Dummy data and expectations
Because OpenSAFELY doesn't allow direct access to individual patient records, researchers must use dummy data for developing their analytic code on their own computer.
OpenSAFELY requires you to define expectations in your study definition: these describe the properties of each variable, and are used to generate random data that match the expectations.
You can also provide your own dummy data.
Defining return_expectations
ðŸ”—
Every variable in a study definition must have a return_expectations
argument defined (with the exception of the population
variable).
This defines the general shape or distribution of the variables in the dummy data used for developing the code. It is currently relatively unsophisticated; each variable is generated independently of all others. In most cases, dummy data is good enough to test that it is possible to run your study from start to finish, but sometimes not. You can find (and contribute to!) discussions on improving the dummy data framework.
Specifying default distributionsðŸ”—
All variables use a default defined at the top of the study definition, with the default_expectations
argument, as follows:
study = StudyDefinition(
# Configure the expectations framework
default_expectations={
"date": {"earliest": "19000101", "latest": "today"},
"rate": "exponential_increase",
"incidence": 0.5,
},
...
)
These defaults apply to all subsequently defined variables. incidence
and rate
have slightly different meanings depending on the variable type.
In this case, we are saying that:
 Events dates are expected to be distributed between 1900 and today, with exponentiallyincreasing frequency, with events occurring for 50% of patients.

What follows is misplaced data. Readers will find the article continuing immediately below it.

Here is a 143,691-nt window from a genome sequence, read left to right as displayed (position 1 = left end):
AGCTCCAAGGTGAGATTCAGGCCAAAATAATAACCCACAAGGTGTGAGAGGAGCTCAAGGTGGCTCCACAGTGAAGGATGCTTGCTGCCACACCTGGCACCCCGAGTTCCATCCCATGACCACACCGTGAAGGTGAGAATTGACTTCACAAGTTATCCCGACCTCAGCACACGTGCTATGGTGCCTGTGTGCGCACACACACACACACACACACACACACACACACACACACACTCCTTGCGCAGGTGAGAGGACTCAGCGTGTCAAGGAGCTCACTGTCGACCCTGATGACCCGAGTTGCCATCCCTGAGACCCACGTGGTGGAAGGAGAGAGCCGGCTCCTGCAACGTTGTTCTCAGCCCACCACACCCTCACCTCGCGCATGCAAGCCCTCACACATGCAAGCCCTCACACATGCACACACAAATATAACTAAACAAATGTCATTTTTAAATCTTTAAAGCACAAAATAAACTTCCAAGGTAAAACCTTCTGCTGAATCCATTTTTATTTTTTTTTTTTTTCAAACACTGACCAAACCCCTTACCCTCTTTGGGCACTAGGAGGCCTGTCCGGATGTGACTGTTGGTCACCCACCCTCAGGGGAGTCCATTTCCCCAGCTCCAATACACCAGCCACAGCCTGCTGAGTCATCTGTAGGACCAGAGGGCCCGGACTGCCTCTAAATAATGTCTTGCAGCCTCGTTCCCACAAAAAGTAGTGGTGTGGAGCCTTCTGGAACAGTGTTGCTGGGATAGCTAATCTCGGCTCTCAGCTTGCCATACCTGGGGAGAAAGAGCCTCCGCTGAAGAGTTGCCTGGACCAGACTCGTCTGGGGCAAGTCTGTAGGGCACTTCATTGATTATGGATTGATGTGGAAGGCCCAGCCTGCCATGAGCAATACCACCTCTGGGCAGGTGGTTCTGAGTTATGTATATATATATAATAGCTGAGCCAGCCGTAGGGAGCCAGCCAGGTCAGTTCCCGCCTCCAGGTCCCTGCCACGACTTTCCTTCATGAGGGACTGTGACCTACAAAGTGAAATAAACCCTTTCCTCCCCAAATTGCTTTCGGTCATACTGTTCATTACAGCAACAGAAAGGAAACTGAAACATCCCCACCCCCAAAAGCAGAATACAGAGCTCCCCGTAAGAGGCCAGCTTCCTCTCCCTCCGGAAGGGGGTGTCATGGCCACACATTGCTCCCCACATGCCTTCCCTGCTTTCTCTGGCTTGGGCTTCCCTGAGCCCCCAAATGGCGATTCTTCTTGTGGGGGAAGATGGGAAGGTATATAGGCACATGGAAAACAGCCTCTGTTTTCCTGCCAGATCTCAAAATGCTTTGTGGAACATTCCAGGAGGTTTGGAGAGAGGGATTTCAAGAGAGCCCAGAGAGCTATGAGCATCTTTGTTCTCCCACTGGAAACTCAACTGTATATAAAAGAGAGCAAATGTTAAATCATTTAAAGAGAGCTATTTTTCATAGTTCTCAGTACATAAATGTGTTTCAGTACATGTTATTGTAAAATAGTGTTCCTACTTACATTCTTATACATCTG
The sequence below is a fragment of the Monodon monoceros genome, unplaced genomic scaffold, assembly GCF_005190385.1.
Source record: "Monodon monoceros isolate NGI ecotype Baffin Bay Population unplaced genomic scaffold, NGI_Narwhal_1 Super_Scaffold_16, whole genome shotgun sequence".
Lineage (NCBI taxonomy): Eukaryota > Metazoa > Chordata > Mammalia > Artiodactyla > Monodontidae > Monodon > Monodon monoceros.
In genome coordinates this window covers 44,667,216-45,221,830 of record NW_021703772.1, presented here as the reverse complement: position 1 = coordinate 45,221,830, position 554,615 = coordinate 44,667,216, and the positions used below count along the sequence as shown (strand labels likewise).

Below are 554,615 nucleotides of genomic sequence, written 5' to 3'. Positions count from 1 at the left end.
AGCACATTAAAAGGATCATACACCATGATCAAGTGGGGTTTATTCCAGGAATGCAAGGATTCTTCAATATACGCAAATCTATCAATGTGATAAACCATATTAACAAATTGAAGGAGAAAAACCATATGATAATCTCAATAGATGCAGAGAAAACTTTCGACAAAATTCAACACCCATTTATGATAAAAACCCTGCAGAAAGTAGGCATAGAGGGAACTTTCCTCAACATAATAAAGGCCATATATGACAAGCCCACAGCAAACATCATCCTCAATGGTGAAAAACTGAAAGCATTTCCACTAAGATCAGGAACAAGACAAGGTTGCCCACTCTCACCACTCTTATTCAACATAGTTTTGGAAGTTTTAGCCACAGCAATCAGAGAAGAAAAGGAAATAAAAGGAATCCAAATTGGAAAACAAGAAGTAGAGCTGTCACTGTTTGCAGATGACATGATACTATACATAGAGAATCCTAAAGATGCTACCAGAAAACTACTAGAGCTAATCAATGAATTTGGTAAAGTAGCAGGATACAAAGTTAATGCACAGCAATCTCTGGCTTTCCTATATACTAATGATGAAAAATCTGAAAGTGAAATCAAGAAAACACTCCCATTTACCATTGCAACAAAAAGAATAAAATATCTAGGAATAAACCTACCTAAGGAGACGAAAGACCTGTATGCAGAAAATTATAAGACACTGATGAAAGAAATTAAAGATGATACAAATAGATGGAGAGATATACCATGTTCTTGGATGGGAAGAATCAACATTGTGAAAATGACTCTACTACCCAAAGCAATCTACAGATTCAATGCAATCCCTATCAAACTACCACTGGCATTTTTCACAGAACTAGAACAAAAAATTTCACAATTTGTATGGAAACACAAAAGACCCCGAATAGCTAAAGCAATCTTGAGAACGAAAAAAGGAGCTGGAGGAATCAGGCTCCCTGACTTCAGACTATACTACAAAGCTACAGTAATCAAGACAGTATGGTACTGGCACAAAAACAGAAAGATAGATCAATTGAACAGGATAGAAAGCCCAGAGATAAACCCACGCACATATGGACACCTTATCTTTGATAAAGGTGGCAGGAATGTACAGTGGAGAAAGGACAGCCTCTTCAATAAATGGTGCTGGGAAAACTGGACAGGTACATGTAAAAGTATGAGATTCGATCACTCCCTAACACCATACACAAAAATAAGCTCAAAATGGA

Values for binary variables are expected to be positive 50% of the time.
 Values for categorical variables are expected to be present (i.e., nonmissing) 50% of the time.
 Values for numeric variables are expected to be present (i.e., nonmissing) 50% of the time.
Specifying variablespecific distributionsðŸ”—
If the defaults need to be overridden, then use the return_expectations
argument within the variable extractor function, for example as follows:
1 2 3 4 5 6 7 8 9 10 11 12 13 14 15 16 

default_expecations
argument at the start of the StudyDefinition() with 20% for the copd
variable.
All optionsðŸ”—
The following options are currently available for dummy data (note numeric values are shown as examples only):
integers
{"int" : {"distribution": "normal", "mean": 25, "stddev": 5}, "incidence" : 0.5}
{"int" : {"distribution": "poisson", "mean": 5}, "incidence" : 0.6}
{"int" : {"distribution": "population_ages"}, "incidence" : 1}
numeric
{"float" : {"distribution": "normal", "mean": 25, "stddev": 5}, "incidence" : 0.75}
binary
{"incidence": 0.33}
categorical
{"category": {"ratios": {"cat1": 0.1, "cat2": 0.2, "cat3": 0.7}}, "incidence" : 1}
date
{"date": {"earliest": "19000101", "latest": "today"}, "rate" : "exponential_increase"}
{"date": {"earliest": "19000101", "latest": "today"}, "rate" : "uniform"}
Notes on parameters/variablesðŸ”—
Incidence
 For binary variables,
{"incidence": 0.5}
means we expect values to be1
in 50% of cases and0
in 50% of cases.  For integer, float, and categorical variables,
{"incidence": 0.5}
means we expect values to occur in 50% of cases and not to occur (i.e. to be missing) in 50% of cases.
Rate
 For date variables, rate describes the distribution and can be either
"exponential_increase"
or"uniform"
.  For binary variables rate can be
"universal"
, which means we expect values to be1
in all cases. This is an alias for{"incidence": 1.0}
.  For integer, float, and categorical variables rate can be
"universal"
, which means we expect values to occur in all cases. This is an alias for{"incidence": 1.0}
.
Distribution
"normal"
means we expect a normal distribution."poisson"
means we expect a poisson distribution  better for variables that are counts."population_ages"
: means we expect the distribution to match that of the distribution of ages in the UK from the Office for National Statistics.
Providing your own dummy dataðŸ”—
If the expectations framework does not offer enough control over the dummy data that is generated, you can provide your own.
In your project.yaml
, you can add a dummy_data_file
value to a cohortextractor
action.
For instance:
generate_cohort:
run: cohortextractor:latest generate_cohort outputformat csv.gz
dummy_data_file: testdata/dummydata.csv.gz
outputs:
highly_sensitive:
cohort: output/input.csv.gz
The dummy data file must be committed to the repo. You should generate the dummy data using a script, and commit the script to the repo.
Warning
You must not use real clinical data for dummy data!